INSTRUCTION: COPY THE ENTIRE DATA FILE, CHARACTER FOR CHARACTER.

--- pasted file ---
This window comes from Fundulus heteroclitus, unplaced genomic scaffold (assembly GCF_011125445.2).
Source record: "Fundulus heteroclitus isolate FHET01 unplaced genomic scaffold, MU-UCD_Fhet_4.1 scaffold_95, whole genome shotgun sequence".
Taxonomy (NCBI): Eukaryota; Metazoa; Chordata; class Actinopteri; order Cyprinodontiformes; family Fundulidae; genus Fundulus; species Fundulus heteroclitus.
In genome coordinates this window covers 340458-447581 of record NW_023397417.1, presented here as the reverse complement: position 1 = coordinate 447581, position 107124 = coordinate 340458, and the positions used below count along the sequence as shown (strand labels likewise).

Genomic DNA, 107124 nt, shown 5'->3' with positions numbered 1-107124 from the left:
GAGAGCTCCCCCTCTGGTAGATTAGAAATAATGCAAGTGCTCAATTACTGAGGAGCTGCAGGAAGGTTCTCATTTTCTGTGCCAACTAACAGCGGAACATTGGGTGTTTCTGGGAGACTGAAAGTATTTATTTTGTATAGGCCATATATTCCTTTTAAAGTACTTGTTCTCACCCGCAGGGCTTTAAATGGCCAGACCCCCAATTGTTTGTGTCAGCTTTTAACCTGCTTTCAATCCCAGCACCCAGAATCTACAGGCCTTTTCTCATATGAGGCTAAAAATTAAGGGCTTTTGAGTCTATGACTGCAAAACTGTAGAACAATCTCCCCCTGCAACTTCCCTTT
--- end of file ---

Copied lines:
This window comes from Fundulus heteroclitus, unplaced genomic scaffold (assembly GCF_011125445.2).
Source record: "Fundulus heteroclitus isolate FHET01 unplaced genomic scaffold, MU-UCD_Fhet_4.1 scaffold_95, whole genome shotgun sequence".
Taxonomy (NCBI): Eukaryota; Metazoa; Chordata; class Actinopteri; order Cyprinodontiformes; family Fundulidae; genus Fundulus; species Fundulus heteroclitus.
In genome coordinates this window covers 340458-447581 of record NW_023397417.1, presented here as the reverse complement: position 1 = coordinate 447581, position 107124 = coordinate 340458, and the positions used below count along the sequence as shown (strand labels likewise).

Genomic DNA, 107124 nt, shown 5'->3' with positions numbered 1-107124 from the left:
GAGAGCTCCCCCTCTGGTAGATTAGAAATAATGCAAGTGCTCAATTACTGAGGAGCTGCAGGAAGGTTCTCATTTTCTGTGCCAACTAACAGCGGAACATTGGGTGTTTCTGGGAGACTGAAAGTATTTATTTTGTATAGGCCATATATTCCTTTTAAAGTACTTGTTCTCACCCGCAGGGCTTTAAATGGCCAGACCCCCAATTGTTTGTGTCAGCTTTTAACCTGCTTTCAATCCCAGCACCCAGAATCTACAGGCCTTTTCTCATATGAGGCTAAAAATTAAGGGCTTTTGAGTCTATGACTGCAAAACTGTAGAACAATCTCCCCCTGCAACTTCCCTTT